The senator acknowledged that the bill targets New York’s dealings with the Judge Rotenberg Educational Center, which he has not visited. “To my knowledge, it’s the only school in the entire country that does that,” he added.

The Massachusetts facility routinely takes in residents who are rejected by treatment facilities and educational programs in other states. Supporters of the center note that it changed its policies and instituted safeguards after the McCollins incident, and that the use of electro-shock therapy at the facility is extremely rare and subject to court authorization and an evaluation of the client by an independent mental health expert.

According to the center, aversive conditioning treatment is used in only the most severe cases when the person is at-risk of harming themselves, according to the center. The facility is regularly inspected by two New York agencies: the Office for People with Developmental Disabilities and the Justice Center for the Protection of People with Special Needs.

A related bill remains stalled in the Legislature that would ensure individuals treated at out-of-state treatment centers like the Judge Rotenberg Education Center be permanently entitled to due-process rights before being ordered to move into a New York facility.

Last year, the state abandoned its efforts to discontinue funding for some New York residents receiving educational and treatment programming in other states. OPWDD had ordered a handful of families to choose between moving their disabled adult children to a remote treatment center in the Adirondacks or face the loss of state funding for their child’s care at out-of-state treatment centers. The office reversed course days after a Times Union story was published highlighting the situation.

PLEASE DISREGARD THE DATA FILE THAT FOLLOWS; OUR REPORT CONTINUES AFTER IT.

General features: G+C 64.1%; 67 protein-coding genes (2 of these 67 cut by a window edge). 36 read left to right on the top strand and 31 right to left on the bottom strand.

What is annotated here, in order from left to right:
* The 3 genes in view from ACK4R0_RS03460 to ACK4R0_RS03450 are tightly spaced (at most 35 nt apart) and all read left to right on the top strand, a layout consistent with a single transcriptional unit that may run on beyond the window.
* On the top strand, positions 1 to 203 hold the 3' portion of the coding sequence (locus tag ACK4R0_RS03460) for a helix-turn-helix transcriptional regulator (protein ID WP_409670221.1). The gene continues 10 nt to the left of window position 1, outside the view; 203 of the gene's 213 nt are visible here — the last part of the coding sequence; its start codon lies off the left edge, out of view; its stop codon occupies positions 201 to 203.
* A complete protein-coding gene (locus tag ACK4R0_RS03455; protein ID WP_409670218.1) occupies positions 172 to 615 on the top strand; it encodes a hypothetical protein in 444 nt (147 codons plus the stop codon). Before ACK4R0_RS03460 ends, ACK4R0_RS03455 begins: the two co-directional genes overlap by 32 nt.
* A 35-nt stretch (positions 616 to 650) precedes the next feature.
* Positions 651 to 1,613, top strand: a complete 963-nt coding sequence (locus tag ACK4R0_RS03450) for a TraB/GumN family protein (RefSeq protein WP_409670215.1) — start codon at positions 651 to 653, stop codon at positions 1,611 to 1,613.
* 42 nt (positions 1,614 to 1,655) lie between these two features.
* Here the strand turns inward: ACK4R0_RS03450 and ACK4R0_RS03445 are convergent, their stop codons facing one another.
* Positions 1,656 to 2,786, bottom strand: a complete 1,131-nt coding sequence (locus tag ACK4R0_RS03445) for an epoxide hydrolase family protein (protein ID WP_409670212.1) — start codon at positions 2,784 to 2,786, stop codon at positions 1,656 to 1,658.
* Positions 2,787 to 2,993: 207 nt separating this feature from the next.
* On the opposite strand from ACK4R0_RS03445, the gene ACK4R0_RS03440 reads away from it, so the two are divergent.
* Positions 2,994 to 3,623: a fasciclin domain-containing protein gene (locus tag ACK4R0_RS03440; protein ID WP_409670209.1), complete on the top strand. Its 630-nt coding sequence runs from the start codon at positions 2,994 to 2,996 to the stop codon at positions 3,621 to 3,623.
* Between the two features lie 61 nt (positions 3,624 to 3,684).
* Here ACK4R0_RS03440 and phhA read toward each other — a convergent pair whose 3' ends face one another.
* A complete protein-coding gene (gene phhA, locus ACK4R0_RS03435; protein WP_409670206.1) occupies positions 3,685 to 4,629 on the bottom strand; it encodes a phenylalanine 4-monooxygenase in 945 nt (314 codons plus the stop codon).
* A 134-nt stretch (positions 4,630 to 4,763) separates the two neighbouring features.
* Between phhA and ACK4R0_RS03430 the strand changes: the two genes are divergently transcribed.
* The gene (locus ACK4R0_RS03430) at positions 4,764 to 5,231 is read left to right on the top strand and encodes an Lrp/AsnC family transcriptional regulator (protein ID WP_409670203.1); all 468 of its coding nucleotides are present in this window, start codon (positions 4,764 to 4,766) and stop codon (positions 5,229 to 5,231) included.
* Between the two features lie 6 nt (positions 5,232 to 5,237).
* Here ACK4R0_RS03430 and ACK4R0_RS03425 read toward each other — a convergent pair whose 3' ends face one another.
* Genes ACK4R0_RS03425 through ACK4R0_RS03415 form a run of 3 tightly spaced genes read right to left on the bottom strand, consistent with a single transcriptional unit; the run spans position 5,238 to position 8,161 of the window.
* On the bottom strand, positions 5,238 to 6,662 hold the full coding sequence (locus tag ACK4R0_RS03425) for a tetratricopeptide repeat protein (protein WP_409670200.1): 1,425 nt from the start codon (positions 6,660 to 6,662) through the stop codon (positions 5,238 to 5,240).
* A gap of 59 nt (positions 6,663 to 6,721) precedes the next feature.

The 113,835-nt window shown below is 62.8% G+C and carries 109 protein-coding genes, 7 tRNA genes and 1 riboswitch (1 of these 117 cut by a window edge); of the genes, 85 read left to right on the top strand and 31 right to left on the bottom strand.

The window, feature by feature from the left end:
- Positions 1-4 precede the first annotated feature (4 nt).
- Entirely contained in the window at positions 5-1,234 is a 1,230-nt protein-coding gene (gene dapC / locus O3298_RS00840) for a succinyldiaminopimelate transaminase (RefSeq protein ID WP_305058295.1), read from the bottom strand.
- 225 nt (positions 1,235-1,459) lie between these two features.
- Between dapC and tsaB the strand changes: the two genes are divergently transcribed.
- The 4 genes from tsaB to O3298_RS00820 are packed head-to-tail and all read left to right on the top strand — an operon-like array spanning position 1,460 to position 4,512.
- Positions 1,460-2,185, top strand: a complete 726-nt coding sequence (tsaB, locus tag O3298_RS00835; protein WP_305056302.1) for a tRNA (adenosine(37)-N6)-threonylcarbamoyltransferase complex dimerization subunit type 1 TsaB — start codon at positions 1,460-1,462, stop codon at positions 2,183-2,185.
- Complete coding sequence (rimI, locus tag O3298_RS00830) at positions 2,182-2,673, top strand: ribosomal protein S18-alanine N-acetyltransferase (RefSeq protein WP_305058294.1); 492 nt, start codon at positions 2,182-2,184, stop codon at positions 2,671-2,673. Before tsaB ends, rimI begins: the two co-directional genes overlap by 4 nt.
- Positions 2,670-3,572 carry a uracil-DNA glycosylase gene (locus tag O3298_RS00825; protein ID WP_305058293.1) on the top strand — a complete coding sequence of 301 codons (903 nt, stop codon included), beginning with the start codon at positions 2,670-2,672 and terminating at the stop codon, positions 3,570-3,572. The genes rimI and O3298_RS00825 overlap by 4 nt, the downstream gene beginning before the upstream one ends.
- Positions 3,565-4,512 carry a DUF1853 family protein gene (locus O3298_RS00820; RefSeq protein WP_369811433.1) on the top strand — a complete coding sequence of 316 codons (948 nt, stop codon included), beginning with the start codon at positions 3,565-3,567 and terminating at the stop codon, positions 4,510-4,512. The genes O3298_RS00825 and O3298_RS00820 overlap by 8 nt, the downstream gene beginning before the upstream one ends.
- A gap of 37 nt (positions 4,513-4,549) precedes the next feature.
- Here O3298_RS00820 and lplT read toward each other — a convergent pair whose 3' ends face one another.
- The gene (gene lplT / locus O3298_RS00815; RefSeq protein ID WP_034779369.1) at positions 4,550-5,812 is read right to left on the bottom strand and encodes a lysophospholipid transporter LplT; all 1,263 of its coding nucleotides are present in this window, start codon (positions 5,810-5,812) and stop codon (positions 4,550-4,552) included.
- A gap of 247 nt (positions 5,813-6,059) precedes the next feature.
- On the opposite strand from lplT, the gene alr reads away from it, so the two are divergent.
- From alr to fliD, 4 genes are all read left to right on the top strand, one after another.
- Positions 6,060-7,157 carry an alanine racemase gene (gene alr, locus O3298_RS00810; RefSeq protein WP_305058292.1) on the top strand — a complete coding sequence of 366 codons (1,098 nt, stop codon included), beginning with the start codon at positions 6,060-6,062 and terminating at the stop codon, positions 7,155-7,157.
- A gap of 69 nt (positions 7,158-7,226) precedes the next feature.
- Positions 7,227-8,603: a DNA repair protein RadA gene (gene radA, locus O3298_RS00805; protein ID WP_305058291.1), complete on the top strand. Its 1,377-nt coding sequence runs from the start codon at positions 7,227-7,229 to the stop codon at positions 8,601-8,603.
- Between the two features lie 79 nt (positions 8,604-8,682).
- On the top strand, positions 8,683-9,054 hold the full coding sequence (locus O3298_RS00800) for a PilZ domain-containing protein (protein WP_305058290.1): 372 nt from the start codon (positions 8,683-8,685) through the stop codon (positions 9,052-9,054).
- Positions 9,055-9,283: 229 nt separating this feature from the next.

The relocation issue centers on the due-process rights of families under a 2014 law that gave them more say in their children’s treatment options once the child turns 21. State lawmakers had said they believed the relocation effort was being driven by an apparent cost-saving measure implemented by the administration of former Gov. Andrew M. Cuomo to exploit a loophole that would prevent families from invoking those rights.


Parents of children who are autistic and being treated at the facility in Canton, Mass., had said they received the relocation letters just days or weeks before their due-process rights would have been triggered as their children turned 21.

Joseph Atkinson, who had received a notification from OPWDD a year ago that his 21-year-old son would need to move to the state’s Sunmount facility in Tupper Lake or risk losing his funding at JRC, told the Times Union last year that his son Joseph had never been treated with shock therapy “and he never will be.”

He and his wife Michelle had said the center’s treatment programs helped their son cope with his aggressive outbursts — which have included harming them and himself — and enabled him to regularly complete daily tasks, including making meals or doing chores, that had once been out of reach. He has also been removed from many of the behavioral medications he was once prescribed and lost weight as his lifestyle has become more healthy, they said.

“We’d love for him to be back in New York,” Joseph Atkinson said. “We would love to have him (here) on Long Island. … The point is that no one’s accepted him (in New York) because of his aggression. The homes have an option not to accept him because they would incur additional costs.”

Cohoes Assemblyman John McDonald and several other lawmakers, including Assemblyman Andrew Hevesi, who chairs the Assembly’s Children and Families Committee, and Assemblyman Thomas J. Abinanti, who chairs the Committee on People with Disabilities, have pushed legislation to close the due-process loophole. They contend it would help OPWDD make it viable for New York providers to more widely offer the services for high-needs individuals that many families said they can only access in other states.